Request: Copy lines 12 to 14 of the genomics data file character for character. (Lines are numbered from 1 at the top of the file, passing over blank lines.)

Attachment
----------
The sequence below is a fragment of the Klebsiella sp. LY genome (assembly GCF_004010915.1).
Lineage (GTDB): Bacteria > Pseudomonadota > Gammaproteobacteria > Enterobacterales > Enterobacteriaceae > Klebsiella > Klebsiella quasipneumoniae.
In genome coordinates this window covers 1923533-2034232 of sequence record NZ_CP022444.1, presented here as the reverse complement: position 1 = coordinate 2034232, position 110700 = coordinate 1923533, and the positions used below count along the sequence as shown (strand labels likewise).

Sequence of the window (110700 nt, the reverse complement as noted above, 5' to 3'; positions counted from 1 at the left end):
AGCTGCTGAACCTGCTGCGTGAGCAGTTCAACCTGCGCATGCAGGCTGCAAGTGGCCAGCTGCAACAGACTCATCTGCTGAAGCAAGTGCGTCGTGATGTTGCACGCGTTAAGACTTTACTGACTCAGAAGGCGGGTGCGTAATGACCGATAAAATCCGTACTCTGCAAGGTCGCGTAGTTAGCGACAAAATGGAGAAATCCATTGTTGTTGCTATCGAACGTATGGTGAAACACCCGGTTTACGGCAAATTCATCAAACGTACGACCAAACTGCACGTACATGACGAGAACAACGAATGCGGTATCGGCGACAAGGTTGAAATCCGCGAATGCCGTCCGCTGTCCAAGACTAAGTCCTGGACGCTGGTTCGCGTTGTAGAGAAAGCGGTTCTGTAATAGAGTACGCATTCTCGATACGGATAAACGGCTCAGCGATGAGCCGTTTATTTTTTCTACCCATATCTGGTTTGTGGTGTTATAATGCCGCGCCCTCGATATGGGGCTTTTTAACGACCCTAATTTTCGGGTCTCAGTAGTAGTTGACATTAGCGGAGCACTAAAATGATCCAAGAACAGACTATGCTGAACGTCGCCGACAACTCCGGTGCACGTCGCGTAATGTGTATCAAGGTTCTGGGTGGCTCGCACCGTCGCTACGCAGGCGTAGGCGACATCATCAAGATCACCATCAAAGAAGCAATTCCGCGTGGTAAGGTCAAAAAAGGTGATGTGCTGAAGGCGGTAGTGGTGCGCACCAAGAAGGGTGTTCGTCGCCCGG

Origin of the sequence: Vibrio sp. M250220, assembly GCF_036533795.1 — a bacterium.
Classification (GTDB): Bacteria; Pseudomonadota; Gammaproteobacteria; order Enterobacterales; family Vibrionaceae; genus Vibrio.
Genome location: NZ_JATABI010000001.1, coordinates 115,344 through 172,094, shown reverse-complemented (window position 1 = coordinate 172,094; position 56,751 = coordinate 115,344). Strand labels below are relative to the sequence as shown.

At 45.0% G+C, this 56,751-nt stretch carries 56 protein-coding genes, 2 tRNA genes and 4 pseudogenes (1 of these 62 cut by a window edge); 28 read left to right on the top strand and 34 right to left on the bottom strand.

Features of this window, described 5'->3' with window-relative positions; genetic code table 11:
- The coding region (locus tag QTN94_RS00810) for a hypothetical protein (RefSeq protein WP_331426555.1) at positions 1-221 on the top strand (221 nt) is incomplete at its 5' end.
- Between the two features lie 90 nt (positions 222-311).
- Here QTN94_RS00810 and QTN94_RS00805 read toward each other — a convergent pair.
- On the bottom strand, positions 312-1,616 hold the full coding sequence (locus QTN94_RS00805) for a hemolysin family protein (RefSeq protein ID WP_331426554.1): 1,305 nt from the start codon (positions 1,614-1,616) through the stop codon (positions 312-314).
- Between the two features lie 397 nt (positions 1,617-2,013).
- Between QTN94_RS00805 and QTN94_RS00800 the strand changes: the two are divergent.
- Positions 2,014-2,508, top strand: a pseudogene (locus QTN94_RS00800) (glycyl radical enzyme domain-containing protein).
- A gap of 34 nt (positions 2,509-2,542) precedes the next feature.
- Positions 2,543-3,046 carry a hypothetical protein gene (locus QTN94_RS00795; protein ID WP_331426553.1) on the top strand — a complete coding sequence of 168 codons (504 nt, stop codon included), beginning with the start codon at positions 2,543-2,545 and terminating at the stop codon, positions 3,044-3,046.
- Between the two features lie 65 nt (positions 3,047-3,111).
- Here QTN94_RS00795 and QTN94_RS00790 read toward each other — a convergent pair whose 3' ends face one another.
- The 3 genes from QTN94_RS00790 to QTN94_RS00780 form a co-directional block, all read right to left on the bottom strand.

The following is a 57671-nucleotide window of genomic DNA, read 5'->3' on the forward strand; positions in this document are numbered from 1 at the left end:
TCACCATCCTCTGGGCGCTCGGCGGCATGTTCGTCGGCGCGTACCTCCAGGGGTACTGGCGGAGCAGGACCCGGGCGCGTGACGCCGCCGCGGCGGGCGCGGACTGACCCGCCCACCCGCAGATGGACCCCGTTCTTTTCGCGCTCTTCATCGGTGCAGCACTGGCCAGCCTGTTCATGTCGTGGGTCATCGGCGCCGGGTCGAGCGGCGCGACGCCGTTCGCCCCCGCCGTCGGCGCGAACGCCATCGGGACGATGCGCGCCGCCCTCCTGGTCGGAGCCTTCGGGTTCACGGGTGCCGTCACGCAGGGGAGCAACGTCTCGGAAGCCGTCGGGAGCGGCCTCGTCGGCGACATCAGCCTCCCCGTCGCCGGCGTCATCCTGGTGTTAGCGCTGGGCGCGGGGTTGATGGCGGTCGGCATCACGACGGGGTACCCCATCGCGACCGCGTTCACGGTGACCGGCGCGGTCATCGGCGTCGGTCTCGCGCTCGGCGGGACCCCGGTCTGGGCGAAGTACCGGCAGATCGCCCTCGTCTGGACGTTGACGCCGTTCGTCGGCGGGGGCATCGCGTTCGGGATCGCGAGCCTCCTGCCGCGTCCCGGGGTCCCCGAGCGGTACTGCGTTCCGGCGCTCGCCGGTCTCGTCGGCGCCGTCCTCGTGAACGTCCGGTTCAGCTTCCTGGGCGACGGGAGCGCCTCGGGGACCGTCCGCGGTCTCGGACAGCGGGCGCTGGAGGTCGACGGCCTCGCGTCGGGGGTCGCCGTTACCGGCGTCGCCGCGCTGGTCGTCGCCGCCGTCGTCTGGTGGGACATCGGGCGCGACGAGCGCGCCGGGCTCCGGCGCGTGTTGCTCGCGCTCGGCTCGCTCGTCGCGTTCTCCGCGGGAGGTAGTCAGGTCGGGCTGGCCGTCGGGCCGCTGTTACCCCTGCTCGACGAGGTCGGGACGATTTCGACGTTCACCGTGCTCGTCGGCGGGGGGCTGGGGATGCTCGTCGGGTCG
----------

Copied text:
- Between the two features lie 90 nt (positions 222-311).
- Here QTN94_RS00810 and QTN94_RS00805 read toward each other — a convergent pair.
- On the bottom strand, positions 312-1,616 hold the full coding sequence (locus QTN94_RS00805) for a hemolysin family protein (RefSeq protein ID WP_331426554.1): 1,305 nt from the start codon (positions 1,614-1,616) through the stop codon (positions 312-314).